East Germany was memorable because in the evening our chartered carriage was decoupled from the train and shunted onto sidings, where we remained for approximately 6 hours.
This event was always the signal for the four passengers in each train compartment to retire for the night. The four couchettes were pulled down and readied for sleep, at least for those who could sleep through the clatter of trains on the nearby railway tracks. I never got a wink of sleep during this stopover.
Blank_map_of_Europe_1956-1990.svg, derivative work: Alphathon /’æɫfə.θɒn/ (talk) derivative work: StalwartUK, CC BY-SA 3.0, via Wikimedia Commons
At dawn the Journey Continued to Poland
At some stage at dawn, there was a clonk which signalled that a shunting engine had engaged with our carriage.
Shortly afterwards, the carriage would be shunted and coupled to a locomotive, often a steam engine, which pulled a new set of carriages bound for Poland.
ETH-Bibliothek Zürich, Bildarchiv / Fotograf: Bärtschi, Hans-Peter / SIK_03-036065 / CC BY-SA 4.0 creativecommons.org/licenses/by-sa/4.0>
via Wikimedia Commons. (Cropped from original)
Bautzen Railway Station in the German Democratic Republic
During the short stop at Bautzen Railway Station, I observed that the platform station name signage was in German and Sorbian.
This dual language signage is still the situation today, at least on the facade of main station building, as can be seen in a relatively recent associated photograph showing the station name signage of Bahnhof Bautzen in German and Dwórnišćo Budyšin in Upper Sorbian.
Mariusz Paździora, CC BY-SA 4.0, via Wikimedia Commons
The Bautzen region in Germany has an ethnic Sorbian minority. The Sorbs are a Slavic people numbering approximately 60,000 people in the area.
Source: Germany – Sorbs at the Minority Rights Group website. Accessed 29 September 2023.
Bautzen is quite close to the Polish border, and if I remember correctly, the journey time to the border took approximately 1 hour.
Passport and Document Checks Throughout the journey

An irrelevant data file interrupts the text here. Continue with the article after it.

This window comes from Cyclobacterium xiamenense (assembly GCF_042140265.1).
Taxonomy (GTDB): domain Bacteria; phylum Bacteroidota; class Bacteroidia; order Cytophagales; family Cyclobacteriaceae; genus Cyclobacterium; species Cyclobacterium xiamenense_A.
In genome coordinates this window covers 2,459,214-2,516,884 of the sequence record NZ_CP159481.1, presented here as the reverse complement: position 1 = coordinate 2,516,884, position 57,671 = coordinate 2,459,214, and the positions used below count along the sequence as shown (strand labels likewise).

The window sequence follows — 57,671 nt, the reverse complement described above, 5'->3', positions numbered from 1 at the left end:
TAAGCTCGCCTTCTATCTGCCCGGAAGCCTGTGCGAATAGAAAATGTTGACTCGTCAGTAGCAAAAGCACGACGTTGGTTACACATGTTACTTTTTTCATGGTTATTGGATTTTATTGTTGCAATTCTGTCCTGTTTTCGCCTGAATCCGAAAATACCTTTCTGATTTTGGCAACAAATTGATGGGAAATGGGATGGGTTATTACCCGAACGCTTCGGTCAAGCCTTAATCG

Officialdom through the Netherlands and the Federal Republic of Germany was marked only by one visit per country by Dutch and West German passport controllers. This situation changed markedly once the train crossed into the German Democratic Republic. I would say the controls in East Germany verged on intentional harassment, as the passport controllers visited multiple times to check passports, announcing themselves gruffly as passkontrolle! Once the train crossed into Poland, there was one check by Polish passport control and customs. If you were unlucky, the customs official would ask you to open your luggage and possibly question you about the contents.
Arrival at Kraków Railway Station in Poland
Arrival in Kraków was always memorable as I knew a family welcoming committee would be waiting to whisk me home for, by then, much needed rest and food.
Having caught up with family news, and been well fed and watered, it would be time to retire. After the thrill of the railway journey, dreams were sweet and full of anticipation of coming adventures with family.
Axe, CC BY-SA 4.0 via Wikimedia Commons.
Image cropped from the original file.
Appeal for Information
It has been decades since I experienced these journeys, and I may have forgotten some points. If you notice any errors in this article or you can offer me new related information, I will be grateful. My contact details are at the foot of this page.
Comments are welcome. Did you make this journey to Poland by train in the sixties or seventies or back from Poland to the UK? Is there anything I have missed?